From Textbook to Real World: What Opportunity's New Branch in Ghana Taught Me About Opportunity In Action
Summer is here, which means that I—along with my fellow summer interns—have swapped backpacks for business casual and lecture halls for office cubicles. Personally, I couldn’t be more thrilled. Summers are a chance to step out of the swirl of quizzes, term papers, and finals and into the reality of what I’m passionate about—helping underserved and disadvantaged individuals gain access to a better quality of life. This passion is the reason I study International Relations and why I’m excited to work as an intern with Opportunity International this summer.
As a part of the International Business Development team here at Opportunity-US, I love that I get to actively participate in the dynamic world of microfinance. I’ve had the chance to listen in on calls and read updates on Opportunity’s projects throughout the Global South. Compared to other similar organizations that I’ve studied, Opportunity International is incredible in terms of who they choose to serve. They are expanding access to financial services for people living in extreme poverty—a group most banks simply aren’t motivated to serve. Opportunity does this by purposefully providing financial services in rural, poor regions of the countries in which they operate. Oftentimes these regions require innovative financial tools like cellphone and mobile banking technology to provide services to their clients.
Most recently I had the chance to learn how one of Opportunity International’s banks in Ghana, Opportunity International Savings and Loans (OISL), is expanding access to the Northern Region—the largest region in Ghana and also the most sparsely populated. Ghana’s Northern Region is mostly grassland and Savanna woodland with a harsh, dry climate. Over 70% of those economically active in the region are employed in agriculture, hunting, and forestry (mostly as a part of the informal private sector). Many of the locals own small farms where they grow either cocoa or plantains. While OISL has been operating in Ghana over the past decade—with over 30 branches and 200 other types of access points—this year their very first branch opened in Tamale, the capital of Ghana’s Northern Region.
Following construction and staff training, operations began at the Tamale branch in March of this year. By mid-April the branch had already provided services to 66 loan and 177 deposit clients—even though the branch won’t even conduct its opening ceremony until later this year! Along with these financial services, Opportunity is also specifically helping their farm clients by providing them with agricultural training and access to higher value local crop markets. In order to spread awareness of these new financial services, Opportunity has been meeting with local chiefs, sponsoring radio advertisements, and sending out “cinema vans” that travel to rural parts of the region to show educational films on smart financial practices.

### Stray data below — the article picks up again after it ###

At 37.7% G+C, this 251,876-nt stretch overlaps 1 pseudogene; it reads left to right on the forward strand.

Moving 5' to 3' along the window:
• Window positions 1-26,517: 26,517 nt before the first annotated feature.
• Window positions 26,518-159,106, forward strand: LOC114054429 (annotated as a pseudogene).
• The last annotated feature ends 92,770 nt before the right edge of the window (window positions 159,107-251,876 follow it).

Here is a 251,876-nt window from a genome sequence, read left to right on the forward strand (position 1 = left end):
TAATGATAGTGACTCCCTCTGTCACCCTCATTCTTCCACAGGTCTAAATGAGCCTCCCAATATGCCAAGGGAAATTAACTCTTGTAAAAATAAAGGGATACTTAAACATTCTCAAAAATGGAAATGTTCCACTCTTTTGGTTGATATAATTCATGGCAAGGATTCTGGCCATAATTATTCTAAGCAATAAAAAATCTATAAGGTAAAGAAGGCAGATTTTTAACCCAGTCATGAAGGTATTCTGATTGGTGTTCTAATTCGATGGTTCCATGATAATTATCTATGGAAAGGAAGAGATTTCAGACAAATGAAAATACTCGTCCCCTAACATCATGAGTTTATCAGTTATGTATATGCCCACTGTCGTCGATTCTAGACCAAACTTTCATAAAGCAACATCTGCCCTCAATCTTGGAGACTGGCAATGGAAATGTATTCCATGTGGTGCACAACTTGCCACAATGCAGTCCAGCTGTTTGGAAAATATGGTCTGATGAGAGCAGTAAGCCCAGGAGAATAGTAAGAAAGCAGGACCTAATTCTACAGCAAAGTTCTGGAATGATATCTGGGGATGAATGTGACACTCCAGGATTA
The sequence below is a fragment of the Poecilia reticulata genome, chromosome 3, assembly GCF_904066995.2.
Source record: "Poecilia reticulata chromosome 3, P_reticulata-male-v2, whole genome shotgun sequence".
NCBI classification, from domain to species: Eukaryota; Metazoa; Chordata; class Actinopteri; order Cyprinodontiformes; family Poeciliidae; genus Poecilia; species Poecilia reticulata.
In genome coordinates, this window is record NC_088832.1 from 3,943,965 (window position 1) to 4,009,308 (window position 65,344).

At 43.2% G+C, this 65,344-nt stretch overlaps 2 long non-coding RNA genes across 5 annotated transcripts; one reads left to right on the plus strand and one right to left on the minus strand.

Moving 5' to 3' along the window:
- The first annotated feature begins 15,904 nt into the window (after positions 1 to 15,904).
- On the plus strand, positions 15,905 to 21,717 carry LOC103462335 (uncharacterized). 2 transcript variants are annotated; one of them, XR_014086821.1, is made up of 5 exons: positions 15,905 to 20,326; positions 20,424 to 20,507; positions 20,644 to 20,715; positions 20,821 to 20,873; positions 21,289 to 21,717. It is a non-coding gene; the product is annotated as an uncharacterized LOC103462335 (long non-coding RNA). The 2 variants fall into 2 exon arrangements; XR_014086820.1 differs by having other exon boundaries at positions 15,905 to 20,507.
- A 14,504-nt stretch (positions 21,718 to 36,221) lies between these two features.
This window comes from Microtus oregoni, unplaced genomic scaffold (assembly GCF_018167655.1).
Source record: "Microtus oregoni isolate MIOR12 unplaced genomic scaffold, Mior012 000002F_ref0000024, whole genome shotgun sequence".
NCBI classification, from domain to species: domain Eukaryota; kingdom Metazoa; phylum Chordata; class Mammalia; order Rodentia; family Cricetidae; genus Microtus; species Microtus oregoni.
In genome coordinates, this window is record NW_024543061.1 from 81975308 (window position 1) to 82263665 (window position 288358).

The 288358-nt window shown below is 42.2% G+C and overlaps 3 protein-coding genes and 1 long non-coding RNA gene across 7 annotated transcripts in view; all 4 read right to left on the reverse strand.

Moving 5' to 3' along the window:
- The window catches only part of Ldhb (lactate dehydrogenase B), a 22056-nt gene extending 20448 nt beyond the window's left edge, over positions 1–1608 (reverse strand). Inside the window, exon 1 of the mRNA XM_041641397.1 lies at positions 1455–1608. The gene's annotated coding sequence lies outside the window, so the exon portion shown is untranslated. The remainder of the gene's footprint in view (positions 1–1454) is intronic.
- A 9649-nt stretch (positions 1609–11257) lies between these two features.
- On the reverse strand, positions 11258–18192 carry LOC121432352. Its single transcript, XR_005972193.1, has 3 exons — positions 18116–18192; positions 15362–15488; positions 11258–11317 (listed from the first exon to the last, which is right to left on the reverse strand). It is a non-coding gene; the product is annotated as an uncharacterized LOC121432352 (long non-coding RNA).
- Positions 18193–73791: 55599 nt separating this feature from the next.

One client who has already benefitted from the new Opportunity branch in Tamale is Sala. She was able to open up a savings account and join a loan group through the branch. Using the money from her loan, Sala has been able to purchase more stock for her household appliances store in Tamale. These financial services will help Sala grow her business and provide for her three children.
It’s really exciting to see the amazing progress made by Opportunity International in Ghana, particularly as services are expanded to the country’s Northern Region by OISL for the very first time. I’m looking forward to seeing continued progress at the Tamale Branch in Ghana, and I can’t wait to learn about the rest of Opportunity International’s up-and-coming projects this summer!
Abbie is a 2015 Knowledge and Program Management Intern. She studies International Relations and Spanish at Wheaton College in Wheaton, IL.